Alfred North Whitehead on notation
Posted on December 22, 2009 by Tommy McGuireThis really has little to do with anything, but I have been searching for the source of a quote on the power of good notation for a long time, and I believe I have finally found it. This is from Alfred North Whitehead's An introduction to mathematics:
By relieving the brain of all unnecessary work, a good notation sets it free to concentrate on more advanced problems, and in effect increases the mental power of the race.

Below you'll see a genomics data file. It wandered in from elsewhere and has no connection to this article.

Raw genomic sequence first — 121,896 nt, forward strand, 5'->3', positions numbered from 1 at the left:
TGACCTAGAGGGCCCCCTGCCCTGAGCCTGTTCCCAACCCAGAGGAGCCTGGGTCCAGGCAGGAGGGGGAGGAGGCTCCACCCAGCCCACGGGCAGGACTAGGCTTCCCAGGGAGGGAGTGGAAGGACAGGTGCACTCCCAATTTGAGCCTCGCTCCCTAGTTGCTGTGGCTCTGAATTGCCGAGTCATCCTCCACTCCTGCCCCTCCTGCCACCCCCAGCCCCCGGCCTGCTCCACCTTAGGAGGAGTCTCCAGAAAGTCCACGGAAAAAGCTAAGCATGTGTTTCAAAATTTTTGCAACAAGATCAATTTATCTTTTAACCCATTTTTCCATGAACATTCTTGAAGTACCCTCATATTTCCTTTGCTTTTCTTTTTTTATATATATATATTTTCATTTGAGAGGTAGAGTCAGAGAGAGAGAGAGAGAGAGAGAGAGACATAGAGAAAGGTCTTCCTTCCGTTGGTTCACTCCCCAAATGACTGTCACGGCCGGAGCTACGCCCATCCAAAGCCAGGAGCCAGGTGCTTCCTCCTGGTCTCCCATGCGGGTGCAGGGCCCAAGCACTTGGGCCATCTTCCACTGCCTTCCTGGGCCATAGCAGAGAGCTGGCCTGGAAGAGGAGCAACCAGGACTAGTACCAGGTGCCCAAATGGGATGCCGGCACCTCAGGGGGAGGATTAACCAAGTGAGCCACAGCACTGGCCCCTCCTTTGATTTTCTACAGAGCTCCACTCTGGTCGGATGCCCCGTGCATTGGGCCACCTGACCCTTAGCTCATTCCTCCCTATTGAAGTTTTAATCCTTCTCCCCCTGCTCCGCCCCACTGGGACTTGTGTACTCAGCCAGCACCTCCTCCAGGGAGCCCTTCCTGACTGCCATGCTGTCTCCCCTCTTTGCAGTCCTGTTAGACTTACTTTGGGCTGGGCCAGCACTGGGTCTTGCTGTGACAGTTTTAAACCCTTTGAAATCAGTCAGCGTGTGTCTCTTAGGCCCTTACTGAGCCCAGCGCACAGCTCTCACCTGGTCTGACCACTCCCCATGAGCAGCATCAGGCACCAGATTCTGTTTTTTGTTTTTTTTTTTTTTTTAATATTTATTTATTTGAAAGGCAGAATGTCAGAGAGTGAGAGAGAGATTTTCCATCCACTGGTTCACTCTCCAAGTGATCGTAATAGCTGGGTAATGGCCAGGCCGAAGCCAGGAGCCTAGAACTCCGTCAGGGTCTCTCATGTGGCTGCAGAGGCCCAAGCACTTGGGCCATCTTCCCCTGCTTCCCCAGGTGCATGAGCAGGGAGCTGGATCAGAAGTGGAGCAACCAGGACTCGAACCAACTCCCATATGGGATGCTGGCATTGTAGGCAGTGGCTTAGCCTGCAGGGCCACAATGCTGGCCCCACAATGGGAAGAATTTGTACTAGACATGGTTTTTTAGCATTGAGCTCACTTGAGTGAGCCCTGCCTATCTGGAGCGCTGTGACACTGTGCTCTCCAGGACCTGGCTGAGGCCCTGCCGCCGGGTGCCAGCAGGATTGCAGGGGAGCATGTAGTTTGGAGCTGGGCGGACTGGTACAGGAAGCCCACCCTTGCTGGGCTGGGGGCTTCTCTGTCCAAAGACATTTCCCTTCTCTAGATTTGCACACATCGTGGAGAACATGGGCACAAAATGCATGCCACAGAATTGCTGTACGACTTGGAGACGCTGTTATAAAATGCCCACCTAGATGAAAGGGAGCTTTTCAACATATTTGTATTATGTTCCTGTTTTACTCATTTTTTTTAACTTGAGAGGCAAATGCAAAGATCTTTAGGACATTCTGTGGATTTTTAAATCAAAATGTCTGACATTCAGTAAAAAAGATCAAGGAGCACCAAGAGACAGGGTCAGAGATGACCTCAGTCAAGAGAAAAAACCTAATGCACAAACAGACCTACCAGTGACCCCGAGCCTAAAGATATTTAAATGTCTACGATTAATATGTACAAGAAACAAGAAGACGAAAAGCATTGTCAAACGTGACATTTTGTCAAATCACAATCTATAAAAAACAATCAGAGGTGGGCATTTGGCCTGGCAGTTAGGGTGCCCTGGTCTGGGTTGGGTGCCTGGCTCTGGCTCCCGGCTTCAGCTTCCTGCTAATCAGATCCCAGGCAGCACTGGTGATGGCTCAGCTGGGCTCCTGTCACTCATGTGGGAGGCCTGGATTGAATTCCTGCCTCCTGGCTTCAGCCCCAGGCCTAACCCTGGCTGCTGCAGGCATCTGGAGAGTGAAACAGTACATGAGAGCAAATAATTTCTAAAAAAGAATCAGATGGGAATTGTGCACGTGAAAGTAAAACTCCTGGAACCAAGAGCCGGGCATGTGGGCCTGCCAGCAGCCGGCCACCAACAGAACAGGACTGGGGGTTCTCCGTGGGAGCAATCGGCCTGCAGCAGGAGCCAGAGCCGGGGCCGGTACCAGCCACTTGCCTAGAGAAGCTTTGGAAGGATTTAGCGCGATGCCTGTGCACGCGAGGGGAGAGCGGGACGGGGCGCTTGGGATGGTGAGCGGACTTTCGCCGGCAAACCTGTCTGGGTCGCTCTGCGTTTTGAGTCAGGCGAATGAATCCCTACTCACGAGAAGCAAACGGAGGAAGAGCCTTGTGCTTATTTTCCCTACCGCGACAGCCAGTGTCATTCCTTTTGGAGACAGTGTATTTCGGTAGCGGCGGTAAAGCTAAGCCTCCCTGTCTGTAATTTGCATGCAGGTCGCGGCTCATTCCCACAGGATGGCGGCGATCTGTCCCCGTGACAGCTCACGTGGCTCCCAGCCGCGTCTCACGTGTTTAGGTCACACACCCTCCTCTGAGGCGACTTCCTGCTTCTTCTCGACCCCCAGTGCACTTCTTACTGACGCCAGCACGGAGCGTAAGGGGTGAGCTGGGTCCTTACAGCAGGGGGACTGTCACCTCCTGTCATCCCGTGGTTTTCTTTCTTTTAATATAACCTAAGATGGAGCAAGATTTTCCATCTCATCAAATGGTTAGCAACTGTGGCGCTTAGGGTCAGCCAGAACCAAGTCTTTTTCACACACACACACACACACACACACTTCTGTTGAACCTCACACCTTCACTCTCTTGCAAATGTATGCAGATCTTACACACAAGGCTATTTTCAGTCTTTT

He goes on with,
Probably nothing in the modern world would have more astonished a Greek mathematician than to learn that...the whole population of Western Europe...could perform the operation of division for the largest numbers....
It is a profoundly erroneous truism...that we should cultivate the habit of thinking what we are doing. The precise opposite is the case. Civilization advances by extending the number of important operations which we can perform without thinking about them. Operations of thought are like cavalry charges in a battle---they are strictly limited in number, they require fresh horses, and must only be made at decisive moments.